BDSM and D/s is often a relationship build on profound vulnerability, trust, affection and love – on BOTH sides of the slash.

I’ve been madly in love with Dominants who just viewed me as a toy to use and then throw away, and couldn’t have given fewer fucks about me if they’d tried. I don’t recommend it.

Now, though I’ll play submissive for casual partners, I won’t deeply submit to someone unless I’m absolutely sure they love me. And that love, when I feel it, and the protection and care I feel coming from them as a result? That doesn’t diminish their control over me. It increases it.

Switching does not make you less Dominant.

Look, lots of us enjoy both sides of the slash to a greater or lesser extent. Whether you’re primarily a Top who enjoys getting flogged or tied up occasionally, the mythical fifty-fifty-down-the-middle Switch, or primarily a bottom who just has Toppy feels towards one specific partner… it doesn’t matter.

I actually really love submitting to Switches. I love it because they’ve experienced what it’s like on the other side of the whip (so to speak). This often results in increased empathy for my experience… as well as, sometimes, some truly wicked ideas that they’ve learned via the things they’ve previously had done to them!

Don’t ever let anyone tell you that True Dominants or real submissives stay in their lane and never experience the other side. Switches can be really Dominant AND really submissive. We’re not a watered-down approximation of both.

Being penetrated does not make you less Dominant.

Obviously, everyone gets to choose the acts they do and don’t want to engage in, and not everyone is into penetrative sex. But when I hear of female Dominants who’d really like to get fucked but feel they can’t have P-in-V sex with their submissive because being penetrated undermines their Dominance, or male Dominants who love anal pleasure but feel they can’t possibly take something in their ass or it’ll make them submissive… well, it makes me really sad.

Order him or her to fuck you until you’re satisfied. Make them fuck you but don’t let them get off until you’ve had your fill. Order them to fuck you in exactly the position, speed and depth YOU want to be fucked. Receiving P-in-V-or-A sex can be Domly as fuck.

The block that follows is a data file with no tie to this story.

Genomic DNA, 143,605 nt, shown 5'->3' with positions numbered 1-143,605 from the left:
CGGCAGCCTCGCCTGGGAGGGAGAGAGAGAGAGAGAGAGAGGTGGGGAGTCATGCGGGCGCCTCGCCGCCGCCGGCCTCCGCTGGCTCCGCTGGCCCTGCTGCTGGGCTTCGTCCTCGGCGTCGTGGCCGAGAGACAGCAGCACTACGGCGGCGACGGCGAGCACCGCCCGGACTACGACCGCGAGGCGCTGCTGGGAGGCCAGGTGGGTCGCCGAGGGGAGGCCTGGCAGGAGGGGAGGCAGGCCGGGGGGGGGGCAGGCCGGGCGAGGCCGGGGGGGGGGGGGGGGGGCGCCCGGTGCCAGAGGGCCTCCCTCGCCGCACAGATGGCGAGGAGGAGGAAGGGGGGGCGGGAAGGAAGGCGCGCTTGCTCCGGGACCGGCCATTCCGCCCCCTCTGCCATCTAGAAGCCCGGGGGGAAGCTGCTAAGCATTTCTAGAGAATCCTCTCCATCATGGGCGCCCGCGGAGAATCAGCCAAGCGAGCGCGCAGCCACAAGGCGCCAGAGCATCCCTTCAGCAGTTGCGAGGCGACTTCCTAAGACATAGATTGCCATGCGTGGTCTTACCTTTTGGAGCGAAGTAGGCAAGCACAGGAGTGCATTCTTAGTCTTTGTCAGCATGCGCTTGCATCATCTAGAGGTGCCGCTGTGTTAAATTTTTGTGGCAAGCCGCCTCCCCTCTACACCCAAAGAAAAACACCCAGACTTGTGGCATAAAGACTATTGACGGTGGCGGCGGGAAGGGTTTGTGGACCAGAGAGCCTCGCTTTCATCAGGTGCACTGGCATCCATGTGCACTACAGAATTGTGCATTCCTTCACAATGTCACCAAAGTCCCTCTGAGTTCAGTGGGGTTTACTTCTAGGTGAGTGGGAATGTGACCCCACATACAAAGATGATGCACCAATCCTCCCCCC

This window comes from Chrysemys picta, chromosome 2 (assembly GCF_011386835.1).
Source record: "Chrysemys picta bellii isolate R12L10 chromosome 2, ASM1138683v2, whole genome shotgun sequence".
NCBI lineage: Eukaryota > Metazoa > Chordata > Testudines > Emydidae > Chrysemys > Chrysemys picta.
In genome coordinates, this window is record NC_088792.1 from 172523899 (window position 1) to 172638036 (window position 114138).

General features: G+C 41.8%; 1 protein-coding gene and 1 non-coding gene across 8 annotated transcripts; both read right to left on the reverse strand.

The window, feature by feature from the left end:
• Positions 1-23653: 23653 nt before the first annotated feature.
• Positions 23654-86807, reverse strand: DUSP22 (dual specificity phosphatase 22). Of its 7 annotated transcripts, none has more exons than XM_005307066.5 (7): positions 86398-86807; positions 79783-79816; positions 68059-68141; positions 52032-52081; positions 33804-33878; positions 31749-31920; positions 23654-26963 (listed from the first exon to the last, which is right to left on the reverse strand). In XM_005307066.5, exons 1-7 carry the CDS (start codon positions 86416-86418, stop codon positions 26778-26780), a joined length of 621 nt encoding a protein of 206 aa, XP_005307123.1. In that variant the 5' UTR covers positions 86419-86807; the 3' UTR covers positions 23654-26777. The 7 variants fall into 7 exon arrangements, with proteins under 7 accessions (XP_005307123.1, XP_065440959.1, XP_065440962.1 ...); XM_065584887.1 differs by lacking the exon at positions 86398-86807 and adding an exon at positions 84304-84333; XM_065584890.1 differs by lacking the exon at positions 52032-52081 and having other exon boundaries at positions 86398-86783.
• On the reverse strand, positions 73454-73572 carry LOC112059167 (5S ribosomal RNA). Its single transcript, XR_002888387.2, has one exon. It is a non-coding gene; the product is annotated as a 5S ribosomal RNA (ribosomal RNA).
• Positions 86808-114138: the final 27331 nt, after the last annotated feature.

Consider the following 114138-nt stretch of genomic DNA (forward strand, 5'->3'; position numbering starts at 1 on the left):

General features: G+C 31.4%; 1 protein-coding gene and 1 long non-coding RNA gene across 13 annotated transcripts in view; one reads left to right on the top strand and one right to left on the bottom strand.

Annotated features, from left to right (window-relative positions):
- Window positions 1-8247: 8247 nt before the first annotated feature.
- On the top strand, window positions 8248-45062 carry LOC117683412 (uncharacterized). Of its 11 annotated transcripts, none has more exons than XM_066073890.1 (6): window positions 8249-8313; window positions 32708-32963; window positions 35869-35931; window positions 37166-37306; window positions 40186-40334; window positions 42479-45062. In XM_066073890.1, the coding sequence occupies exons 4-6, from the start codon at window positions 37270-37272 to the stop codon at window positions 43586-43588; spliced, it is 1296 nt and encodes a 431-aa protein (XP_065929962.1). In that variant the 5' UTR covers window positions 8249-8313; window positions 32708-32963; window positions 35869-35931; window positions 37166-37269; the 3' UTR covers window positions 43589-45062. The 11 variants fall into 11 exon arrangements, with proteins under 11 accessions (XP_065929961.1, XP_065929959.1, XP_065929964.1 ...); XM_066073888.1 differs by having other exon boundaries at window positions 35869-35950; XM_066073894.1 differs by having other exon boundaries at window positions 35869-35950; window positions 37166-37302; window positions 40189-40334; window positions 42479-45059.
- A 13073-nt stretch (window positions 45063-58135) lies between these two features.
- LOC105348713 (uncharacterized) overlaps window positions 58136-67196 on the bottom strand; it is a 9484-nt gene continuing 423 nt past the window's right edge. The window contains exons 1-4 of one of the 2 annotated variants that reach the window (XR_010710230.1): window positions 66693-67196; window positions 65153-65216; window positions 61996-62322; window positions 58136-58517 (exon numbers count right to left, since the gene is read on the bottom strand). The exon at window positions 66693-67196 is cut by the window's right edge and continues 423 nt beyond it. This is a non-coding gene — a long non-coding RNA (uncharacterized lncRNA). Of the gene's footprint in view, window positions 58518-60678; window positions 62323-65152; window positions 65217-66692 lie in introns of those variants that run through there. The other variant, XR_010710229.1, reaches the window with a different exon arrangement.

In conclusion:

If you identify as Dominant, always or sometimes or occasionally or only on Fridays during the full moon or just in this specific relationship, you’re a fucking Dominant. There’s no set list of required or prohibited activities. We do this shit because it’s fun. So go forth and have some kinky fun.

[1] Not a typ0.

Kinky item of the day: bondage tape for securing your lover to the bed while you ravish them thoroughly.

FYI: this post contains affiliate links and if you use them, I may make a small commission. The image featured in this post was offered for use under Creative Commons Licensing.

[Offsite] The Five Biggest Lies I Was Told About Sex…

…And You Probably Were Too!

I’m honoured to be featured again as a guest writer for the excellent Exhibit A, talking lies we were all fed about sex, love and relationships. Here’s the teaser…

We are all fed toxic beliefs about sex and relationships from the time we’re tiny. Whether it’s parents, the church, teachers, your peers or crappy internet porn teaching you these things, they’re almost impossible to escape. Here are some of the most toxic, thoroughly busted by Yours Truly.

  1. “Your first time will be the best sex of your life.”

Why It’s Told: We live in a society where (female, or those read as female) virginity is highly prized and highly commodified, and where woman/vulva-owning people are not supposed to enjoy sex or seek it out for its own sake. Setting up sky-high expectations for the mythical perfect ‘first time’ puts young women under huge pressure to find the ‘right person’ and effectively serves as a warning. If it’s with the ‘wrong’ person, we’re told, we will miss out on the One And Only Opportunity to have The Best Sex Of Our Lives.

Read the whole post here.